that my back injury and eventual fusion came near the end of my career at the university. I had nearly put in the 30 years needed for full retirement. I had a good amount of sick leave for the surgery but I started back to work part-time about a month after the fusion, at first by going in to the office and picking up work and then bringing it home and doing it on my laptop computer while I laid on the couch with my laptop propped up on my knees. I worked part-time like that for about three months and finally went back to work full-time. Oddly enough, I had my back surgery the same year that the stock market crashed so badly and most of my pension money was in stocks, so it ended up that I should probably have worked at least an additional five years to try and make some of that money up in my pension. However, my job not only involved sitting at a computer almost all day but it was an extremely stressful management job, and my physical therapist felt it was killing me. I agreed with him and eventually decided that I didn't care if I was poor, I just needed to get the heck out of there. I took my 30+years of service and retired. I was out the door permanently last August. I've only been to PT twice since retirement. I used to go 2-4 times a month while working because my body would be in such knots I could barely move. Money is a wonderful thing, but there are some things in life that are just more important.

3 level spinal fusion, L3/4, L4/5, L5/S1, November 2008. Stiff, but I can walk.

j.howie
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To work or not to work

I think the biggest consideration is weather you and you're Dr's. feel that you could wind up in a wheel chair! That's a game changer. If you feel that you can live with the pain and nerve damage. Then the decision is up to you.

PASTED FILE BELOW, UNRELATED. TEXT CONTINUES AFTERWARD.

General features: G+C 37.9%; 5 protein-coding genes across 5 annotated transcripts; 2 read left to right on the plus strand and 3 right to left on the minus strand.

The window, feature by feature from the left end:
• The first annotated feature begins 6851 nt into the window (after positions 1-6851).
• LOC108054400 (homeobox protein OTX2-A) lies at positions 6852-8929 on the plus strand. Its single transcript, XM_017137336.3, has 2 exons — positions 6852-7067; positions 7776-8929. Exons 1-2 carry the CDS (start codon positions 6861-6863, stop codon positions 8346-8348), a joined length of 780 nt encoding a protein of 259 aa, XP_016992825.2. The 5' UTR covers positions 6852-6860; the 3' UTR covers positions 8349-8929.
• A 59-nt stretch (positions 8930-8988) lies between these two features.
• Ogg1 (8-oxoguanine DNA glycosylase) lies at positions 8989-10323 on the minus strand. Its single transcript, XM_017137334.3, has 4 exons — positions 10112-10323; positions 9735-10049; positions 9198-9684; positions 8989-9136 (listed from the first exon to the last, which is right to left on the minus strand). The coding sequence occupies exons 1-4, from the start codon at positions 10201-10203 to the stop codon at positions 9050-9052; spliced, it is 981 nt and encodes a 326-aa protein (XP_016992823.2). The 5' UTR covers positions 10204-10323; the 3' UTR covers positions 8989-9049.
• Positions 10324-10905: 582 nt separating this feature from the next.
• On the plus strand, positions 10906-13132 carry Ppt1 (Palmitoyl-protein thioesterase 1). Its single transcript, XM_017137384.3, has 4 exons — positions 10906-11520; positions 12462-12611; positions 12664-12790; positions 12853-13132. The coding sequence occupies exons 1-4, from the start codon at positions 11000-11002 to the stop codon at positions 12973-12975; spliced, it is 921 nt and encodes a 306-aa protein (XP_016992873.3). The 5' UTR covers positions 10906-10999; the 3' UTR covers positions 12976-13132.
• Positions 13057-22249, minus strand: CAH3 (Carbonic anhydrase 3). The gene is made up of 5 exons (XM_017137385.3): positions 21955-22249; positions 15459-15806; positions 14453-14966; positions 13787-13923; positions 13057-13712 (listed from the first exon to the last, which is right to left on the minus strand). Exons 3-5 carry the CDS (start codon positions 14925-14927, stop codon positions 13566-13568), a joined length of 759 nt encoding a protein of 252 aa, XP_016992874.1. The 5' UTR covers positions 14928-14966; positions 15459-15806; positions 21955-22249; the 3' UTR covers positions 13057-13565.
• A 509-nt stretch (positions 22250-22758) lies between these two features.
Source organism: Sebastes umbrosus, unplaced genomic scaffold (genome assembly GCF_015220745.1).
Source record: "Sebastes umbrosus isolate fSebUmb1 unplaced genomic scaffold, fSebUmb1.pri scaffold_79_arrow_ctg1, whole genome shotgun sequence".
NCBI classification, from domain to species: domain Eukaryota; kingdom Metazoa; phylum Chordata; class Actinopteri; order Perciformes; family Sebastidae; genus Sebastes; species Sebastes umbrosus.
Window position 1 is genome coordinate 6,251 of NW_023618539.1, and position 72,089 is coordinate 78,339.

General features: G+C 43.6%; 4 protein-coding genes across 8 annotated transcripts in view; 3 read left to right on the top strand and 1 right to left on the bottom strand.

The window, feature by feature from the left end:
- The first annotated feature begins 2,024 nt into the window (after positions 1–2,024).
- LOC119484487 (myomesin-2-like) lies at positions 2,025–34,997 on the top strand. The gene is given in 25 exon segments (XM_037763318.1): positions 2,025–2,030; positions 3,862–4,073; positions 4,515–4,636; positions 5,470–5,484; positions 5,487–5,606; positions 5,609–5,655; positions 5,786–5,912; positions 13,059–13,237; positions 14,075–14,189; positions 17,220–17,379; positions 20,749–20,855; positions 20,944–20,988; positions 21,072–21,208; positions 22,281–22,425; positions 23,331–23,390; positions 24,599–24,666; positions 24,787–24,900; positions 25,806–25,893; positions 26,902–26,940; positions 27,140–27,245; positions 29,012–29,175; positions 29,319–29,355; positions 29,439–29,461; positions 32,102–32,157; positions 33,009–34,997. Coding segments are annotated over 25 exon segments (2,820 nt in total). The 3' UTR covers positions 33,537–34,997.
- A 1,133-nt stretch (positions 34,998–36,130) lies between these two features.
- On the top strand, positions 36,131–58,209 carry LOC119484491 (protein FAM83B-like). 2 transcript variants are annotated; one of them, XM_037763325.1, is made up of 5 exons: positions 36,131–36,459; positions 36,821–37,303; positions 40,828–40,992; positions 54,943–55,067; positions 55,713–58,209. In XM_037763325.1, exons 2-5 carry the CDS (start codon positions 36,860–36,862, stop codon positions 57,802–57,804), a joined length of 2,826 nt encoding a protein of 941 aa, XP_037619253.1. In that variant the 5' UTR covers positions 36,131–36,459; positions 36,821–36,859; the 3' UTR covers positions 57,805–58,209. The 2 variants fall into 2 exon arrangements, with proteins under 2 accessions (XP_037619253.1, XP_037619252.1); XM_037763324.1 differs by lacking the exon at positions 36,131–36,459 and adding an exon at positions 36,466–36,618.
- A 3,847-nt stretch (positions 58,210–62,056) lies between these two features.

But if your likely to be wheel chair bound. It's still up to you.
As it turned out my daughter had to get her AA degree first at a community collage in my county. So that was cheap. And for her B.A. she also went to cal state Hayward in my tax area. and that was cheap too.
Now if she would have went for her masters or doctors then we would have had to cross that bridge when we got to it.
My son chose a career that didn't need collage. And he had no interest in collage.
At any rate none of them would want or could stand it if you were in a wheel chair for them.
Just food for thought, Jim

Click my name to see my Medical history
You get what you get, not what you deserve......I stole that from Susan (rip)
Today is yours to embrace........ for tomorrow, who knows what might be starring you in the face!

airborne72
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Tough Question

WSN:

This question is no different than when you asked your surgeon for a recommendation about surgery. He/she will defer the decision to you.

Only you can evaluate the quality of your life to decide about surgery AND only you can evaluate the circumstances in your life to determine the Cost Benefit Analysis / Return On Investment of continuing to work at the present rate. It is a very tough decision, and a lonely decision.

Look at the big picture. I failed to do so at your age. Now, when I am at my max earning potential I am struggling to get out of bed and must decline income opportunities because of my back! Could I have made wiser decisions when I was in my 40's! Damn right I could have. But, did I have the wisdom and foresight in my 40's that I do now? Hell no.

Again, look at the big picture. Life is a long run. We must pace ourselves. I am processing this challenge right now. Mentally, we have much to offer for corporate profit/income, and a great deal of it DOES NOT require physical movement. Hell, make the electrons move! Information technology is an opportunity for Spineys to survive and prosper.

A sideline challenge is to ward off the gutter depression that tempts all of us. There is no question that it is easier to lay in the bed in the morning than it is to get out of bed. But, it is more painful and challenging to get out of bed in the morning and to do something. I fight it everyday.

JeremySVilla
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Great site. A lot of useful

Great site. A lot of useful information here. I’m sending it to some friends!